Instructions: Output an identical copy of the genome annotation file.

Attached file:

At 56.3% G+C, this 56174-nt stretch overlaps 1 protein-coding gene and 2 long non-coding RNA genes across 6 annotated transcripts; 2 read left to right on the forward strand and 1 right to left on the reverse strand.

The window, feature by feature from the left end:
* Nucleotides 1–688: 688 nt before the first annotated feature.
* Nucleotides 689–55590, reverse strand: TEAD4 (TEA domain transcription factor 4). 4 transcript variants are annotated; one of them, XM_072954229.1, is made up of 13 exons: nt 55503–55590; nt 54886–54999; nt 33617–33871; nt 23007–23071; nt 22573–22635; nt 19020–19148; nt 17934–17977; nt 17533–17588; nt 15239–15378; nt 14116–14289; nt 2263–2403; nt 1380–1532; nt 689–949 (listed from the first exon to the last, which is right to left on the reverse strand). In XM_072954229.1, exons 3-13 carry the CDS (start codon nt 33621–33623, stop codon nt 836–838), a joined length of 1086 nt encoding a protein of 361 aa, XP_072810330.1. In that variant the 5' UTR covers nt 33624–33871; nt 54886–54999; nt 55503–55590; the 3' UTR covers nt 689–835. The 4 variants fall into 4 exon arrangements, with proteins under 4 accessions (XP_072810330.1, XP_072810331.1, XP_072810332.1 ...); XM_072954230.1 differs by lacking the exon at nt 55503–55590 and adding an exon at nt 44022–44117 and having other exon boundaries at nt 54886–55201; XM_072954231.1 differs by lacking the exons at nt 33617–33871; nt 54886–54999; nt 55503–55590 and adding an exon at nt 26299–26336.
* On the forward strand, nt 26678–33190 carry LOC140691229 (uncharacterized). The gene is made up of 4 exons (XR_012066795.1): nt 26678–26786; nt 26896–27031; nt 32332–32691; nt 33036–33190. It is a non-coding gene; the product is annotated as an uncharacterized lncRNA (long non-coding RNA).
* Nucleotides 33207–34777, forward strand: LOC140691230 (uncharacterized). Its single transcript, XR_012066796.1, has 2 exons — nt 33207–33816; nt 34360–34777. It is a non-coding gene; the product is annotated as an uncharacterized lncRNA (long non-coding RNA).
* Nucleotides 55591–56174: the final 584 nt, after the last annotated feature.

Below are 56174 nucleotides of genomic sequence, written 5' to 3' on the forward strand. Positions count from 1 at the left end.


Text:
At 56.3% G+C, this 56174-nt stretch overlaps 1 protein-coding gene and 2 long non-coding RNA genes across 6 annotated transcripts; 2 read left to right on the forward strand and 1 right to left on the reverse strand.

The window, feature by feature from the left end:
* Nucleotides 1–688: 688 nt before the first annotated feature.
* Nucleotides 689–55590, reverse strand: TEAD4 (TEA domain transcription factor 4). 4 transcript variants are annotated; one of them, XM_072954229.1, is made up of 13 exons: nt 55503–55590; nt 54886–54999; nt 33617–33871; nt 23007–23071; nt 22573–22635; nt 19020–19148; nt 17934–17977; nt 17533–17588; nt 15239–15378; nt 14116–14289; nt 2263–2403; nt 1380–1532; nt 689–949 (listed from the first exon to the last, which is right to left on the reverse strand). In XM_072954229.1, exons 3-13 carry the CDS (start codon nt 33621–33623, stop codon nt 836–838), a joined length of 1086 nt encoding a protein of 361 aa, XP_072810330.1. In that variant the 5' UTR covers nt 33624–33871; nt 54886–54999; nt 55503–55590; the 3' UTR covers nt 689–835. The 4 variants fall into 4 exon arrangements, with proteins under 4 accessions (XP_072810330.1, XP_072810331.1, XP_072810332.1 ...); XM_072954230.1 differs by lacking the exon at nt 55503–55590 and adding an exon at nt 44022–44117 and having other exon boundaries at nt 54886–55201; XM_072954231.1 differs by lacking the exons at nt 33617–33871; nt 54886–54999; nt 55503–55590 and adding an exon at nt 26299–26336.
* On the forward strand, nt 26678–33190 carry LOC140691229 (uncharacterized). The gene is made up of 4 exons (XR_012066795.1): nt 26678–26786; nt 26896–27031; nt 32332–32691; nt 33036–33190. It is a non-coding gene; the product is annotated as an uncharacterized lncRNA (long non-coding RNA).
* Nucleotides 33207–34777, forward strand: LOC140691230 (uncharacterized). Its single transcript, XR_012066796.1, has 2 exons — nt 33207–33816; nt 34360–34777. It is a non-coding gene; the product is annotated as an uncharacterized lncRNA (long non-coding RNA).
* Nucleotides 55591–56174: the final 584 nt, after the last annotated feature.

Below are 56174 nucleotides of genomic sequence, written 5' to 3' on the forward strand. Positions count from 1 at the left end.